In parts of the country where COVID-19 continues to fill hospitals, a rotating cast of traveling nurses helps keep intensive care units fully staffed. Hospitals have to pay handsomely to get that temporary help, and those higher wages are tempting some staff nurses to hit the road, too.
Nearly two years into the pandemic, there’s some truth in a joke circulating among frustrated ICU nurses: They ask their hospitals for appropriate compensation for the hazards they’ve endured. And the nurses are rewarded with a pizza party instead.
Theresa Adams said that’s what happened at the Ohio hospital where she worked. The facility across town was offering bonuses to keep its nurses from leaving. But not hers. They got a pizza party.
“I heard a lot of noise about ‘Well, this is what you signed up for.’ No, I did not sign up for this,” she said of the unparalleled stress brought on by the pandemic.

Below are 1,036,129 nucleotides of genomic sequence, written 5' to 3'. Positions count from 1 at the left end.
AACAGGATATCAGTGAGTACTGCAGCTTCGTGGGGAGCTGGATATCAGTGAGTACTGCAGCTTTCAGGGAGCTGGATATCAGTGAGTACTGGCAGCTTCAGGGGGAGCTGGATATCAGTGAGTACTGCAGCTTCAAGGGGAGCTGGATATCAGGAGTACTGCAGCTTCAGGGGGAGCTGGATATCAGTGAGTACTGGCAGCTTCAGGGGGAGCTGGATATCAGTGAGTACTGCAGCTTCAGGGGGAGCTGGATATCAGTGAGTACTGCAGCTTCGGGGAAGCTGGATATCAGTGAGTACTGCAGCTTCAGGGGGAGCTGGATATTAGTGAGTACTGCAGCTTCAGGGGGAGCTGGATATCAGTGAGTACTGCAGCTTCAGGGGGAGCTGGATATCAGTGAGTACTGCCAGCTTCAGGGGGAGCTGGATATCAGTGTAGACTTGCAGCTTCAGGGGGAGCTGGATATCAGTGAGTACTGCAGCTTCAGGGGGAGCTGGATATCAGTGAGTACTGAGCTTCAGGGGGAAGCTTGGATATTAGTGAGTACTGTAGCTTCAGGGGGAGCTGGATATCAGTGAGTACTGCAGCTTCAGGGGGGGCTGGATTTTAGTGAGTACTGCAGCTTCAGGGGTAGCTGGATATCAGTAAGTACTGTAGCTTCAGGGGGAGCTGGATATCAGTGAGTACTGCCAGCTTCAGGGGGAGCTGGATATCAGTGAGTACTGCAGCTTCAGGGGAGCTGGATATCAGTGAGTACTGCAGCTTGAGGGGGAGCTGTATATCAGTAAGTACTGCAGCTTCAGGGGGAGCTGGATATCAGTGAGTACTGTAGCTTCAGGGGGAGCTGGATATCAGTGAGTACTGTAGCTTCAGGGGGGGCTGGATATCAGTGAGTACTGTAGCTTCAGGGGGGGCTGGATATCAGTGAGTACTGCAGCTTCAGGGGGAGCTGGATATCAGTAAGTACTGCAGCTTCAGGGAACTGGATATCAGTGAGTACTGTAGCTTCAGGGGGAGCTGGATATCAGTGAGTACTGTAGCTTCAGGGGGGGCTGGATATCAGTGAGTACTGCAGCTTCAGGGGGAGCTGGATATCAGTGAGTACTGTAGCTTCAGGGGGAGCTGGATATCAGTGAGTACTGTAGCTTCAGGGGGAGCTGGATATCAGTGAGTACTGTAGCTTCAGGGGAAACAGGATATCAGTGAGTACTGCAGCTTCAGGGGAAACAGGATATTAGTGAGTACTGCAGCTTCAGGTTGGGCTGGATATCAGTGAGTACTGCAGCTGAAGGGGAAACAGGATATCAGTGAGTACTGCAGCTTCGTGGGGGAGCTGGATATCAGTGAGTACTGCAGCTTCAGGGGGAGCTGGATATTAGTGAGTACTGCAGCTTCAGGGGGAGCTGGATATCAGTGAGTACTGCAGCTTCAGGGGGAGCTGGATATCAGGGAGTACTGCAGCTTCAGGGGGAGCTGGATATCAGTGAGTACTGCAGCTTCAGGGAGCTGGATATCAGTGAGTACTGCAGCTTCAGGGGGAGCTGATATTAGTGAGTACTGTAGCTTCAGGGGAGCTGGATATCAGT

Adams is an ICU nurse who helped build and staff COVID-19 units in one of Ohio’s largest hospitals. She recently left for a lucrative stint as a travel nurse in California.
Travel nurses take on temporary assignments in hospitals or other health care facilities that have staffing shortages. The contracts typically last a few months and usually pay more than staff positions.
Adams hopes to return to her home hospital eventually, though she’s irritated at management at the moment.
“I did not sign up for the facility taking advantage of the fact that I have a calling,” she said. “There is a difference between knowing my calling and knowing my worth.”
A reckoning may be on its way as hospitals try to stabilize a worn-out workforce.
The use of traveling nurses took off in the 1980s in response to nursing shortages. Although they’ve always been paid more for their flexibility, some traveling ICU nurses can now pull in as much as $10,000 a week, which can be several times more than staff nurses earn.